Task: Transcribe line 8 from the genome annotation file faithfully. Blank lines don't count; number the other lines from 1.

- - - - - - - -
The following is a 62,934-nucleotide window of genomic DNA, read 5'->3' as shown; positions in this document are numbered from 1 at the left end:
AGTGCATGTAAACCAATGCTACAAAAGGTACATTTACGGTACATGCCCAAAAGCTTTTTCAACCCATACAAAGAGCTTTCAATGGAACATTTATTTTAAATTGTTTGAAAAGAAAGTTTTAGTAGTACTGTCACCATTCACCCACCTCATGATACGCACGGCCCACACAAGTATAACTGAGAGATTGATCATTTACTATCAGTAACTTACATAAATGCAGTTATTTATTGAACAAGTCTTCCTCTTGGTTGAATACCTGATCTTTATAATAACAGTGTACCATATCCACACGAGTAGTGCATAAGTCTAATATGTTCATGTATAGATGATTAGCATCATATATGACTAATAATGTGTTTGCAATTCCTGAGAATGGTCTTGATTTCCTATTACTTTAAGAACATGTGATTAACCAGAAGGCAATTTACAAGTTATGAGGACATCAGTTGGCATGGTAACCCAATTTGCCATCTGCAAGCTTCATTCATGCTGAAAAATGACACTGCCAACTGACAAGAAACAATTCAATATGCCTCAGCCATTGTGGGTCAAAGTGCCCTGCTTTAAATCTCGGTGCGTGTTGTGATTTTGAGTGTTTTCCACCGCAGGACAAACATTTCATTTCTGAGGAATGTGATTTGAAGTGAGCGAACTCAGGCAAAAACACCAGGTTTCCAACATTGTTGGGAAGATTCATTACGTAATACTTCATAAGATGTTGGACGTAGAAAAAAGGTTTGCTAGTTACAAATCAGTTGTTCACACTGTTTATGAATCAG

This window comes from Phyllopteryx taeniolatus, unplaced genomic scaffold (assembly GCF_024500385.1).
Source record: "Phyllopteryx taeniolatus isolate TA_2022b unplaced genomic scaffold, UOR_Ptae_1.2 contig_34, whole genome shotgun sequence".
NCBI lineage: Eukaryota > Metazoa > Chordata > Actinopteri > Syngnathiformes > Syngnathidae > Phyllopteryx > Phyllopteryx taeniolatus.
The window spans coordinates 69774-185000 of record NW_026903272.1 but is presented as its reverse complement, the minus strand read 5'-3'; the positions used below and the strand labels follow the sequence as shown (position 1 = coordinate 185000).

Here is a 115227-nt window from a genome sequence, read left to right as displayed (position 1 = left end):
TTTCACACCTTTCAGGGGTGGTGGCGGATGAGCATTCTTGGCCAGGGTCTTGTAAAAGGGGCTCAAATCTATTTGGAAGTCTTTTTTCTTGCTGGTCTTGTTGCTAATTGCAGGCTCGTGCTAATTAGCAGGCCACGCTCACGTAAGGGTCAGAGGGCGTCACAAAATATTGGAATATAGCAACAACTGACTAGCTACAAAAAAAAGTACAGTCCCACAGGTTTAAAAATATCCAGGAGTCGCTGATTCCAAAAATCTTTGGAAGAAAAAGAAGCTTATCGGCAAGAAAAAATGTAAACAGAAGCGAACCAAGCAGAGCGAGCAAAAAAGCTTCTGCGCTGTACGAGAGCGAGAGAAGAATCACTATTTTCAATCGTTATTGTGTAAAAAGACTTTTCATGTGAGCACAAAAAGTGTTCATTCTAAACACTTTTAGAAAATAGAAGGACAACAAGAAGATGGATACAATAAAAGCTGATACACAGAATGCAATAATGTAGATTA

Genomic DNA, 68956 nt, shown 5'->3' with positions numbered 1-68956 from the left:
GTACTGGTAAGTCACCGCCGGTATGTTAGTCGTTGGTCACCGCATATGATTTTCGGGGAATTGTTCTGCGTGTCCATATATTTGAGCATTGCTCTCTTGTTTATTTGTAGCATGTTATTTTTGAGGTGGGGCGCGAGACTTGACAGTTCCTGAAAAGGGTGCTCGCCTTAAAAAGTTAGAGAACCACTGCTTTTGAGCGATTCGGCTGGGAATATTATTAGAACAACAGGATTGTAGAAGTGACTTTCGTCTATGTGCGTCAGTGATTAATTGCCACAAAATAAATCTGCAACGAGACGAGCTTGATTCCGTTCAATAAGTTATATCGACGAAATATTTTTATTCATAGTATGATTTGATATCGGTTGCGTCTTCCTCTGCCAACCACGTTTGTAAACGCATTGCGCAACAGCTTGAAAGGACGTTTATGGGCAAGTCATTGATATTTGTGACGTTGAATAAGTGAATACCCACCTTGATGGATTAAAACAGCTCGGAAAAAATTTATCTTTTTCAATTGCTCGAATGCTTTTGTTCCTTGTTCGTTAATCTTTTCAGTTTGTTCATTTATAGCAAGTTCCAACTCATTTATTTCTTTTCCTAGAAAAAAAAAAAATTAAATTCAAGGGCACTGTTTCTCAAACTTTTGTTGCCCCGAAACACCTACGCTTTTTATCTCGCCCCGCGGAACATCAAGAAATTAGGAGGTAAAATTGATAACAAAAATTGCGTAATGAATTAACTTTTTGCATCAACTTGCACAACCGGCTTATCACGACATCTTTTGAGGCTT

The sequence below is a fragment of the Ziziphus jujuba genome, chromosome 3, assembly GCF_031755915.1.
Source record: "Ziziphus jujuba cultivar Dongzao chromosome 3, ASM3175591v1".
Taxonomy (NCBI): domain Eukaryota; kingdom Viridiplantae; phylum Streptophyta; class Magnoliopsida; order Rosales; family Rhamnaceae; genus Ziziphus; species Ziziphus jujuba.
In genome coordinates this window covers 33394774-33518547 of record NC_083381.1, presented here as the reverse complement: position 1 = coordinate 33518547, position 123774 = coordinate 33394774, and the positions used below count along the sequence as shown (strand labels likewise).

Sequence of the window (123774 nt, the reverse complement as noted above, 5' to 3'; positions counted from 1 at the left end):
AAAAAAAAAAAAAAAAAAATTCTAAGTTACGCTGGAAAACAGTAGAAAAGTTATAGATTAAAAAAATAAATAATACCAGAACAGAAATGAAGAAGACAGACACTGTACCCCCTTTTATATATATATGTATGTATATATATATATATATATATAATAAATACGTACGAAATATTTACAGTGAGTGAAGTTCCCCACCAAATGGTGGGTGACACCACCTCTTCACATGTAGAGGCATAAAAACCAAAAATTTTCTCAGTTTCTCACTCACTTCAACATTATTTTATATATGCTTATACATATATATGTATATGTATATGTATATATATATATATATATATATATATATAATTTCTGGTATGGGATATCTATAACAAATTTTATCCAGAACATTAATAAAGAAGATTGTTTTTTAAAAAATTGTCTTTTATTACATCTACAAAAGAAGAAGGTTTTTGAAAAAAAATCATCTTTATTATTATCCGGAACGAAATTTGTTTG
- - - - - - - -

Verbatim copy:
TTTCACACCTTTCAGGGGTGGTGGCGGATGAGCATTCTTGGCCAGGGTCTTGTAAAAGGGGCTCAAATCTATTTGGAAGTCTTTTTTCTTGCTGGTCTTGTTGCTAATTGCAGGCTCGTGCTAATTAGCAGGCCACGCTCACGTAAGGGTCAGAGGGCGTCACAAAATATTGGAATATAGCAACAACTGACTAGCTACAAAAAAAAGTACAGTCCCACAGGTTTAAAAATATCCAGGAGTCGCTGATTCCAAAAATCTTTGGAAGAAAAAGAAGCTTATCGGCAAGAAAAAATGTAAACAGAAGCGAACCAAGCAGAGCGAGCAAAAAAGCTTCTGCGCTGTACGAGAGCGAGAGAAGAATCACTATTTTCAATCGTTATTGTGTAAAAAGACTTTTCATGTGAGCACAAAAAGTGTTCATTCTAAACACTTTTAGAAAATAGAAGGACAACAAGAAGATGGATACAATAAAAGCTGATACACAGAATGCAATAATGTAGATTA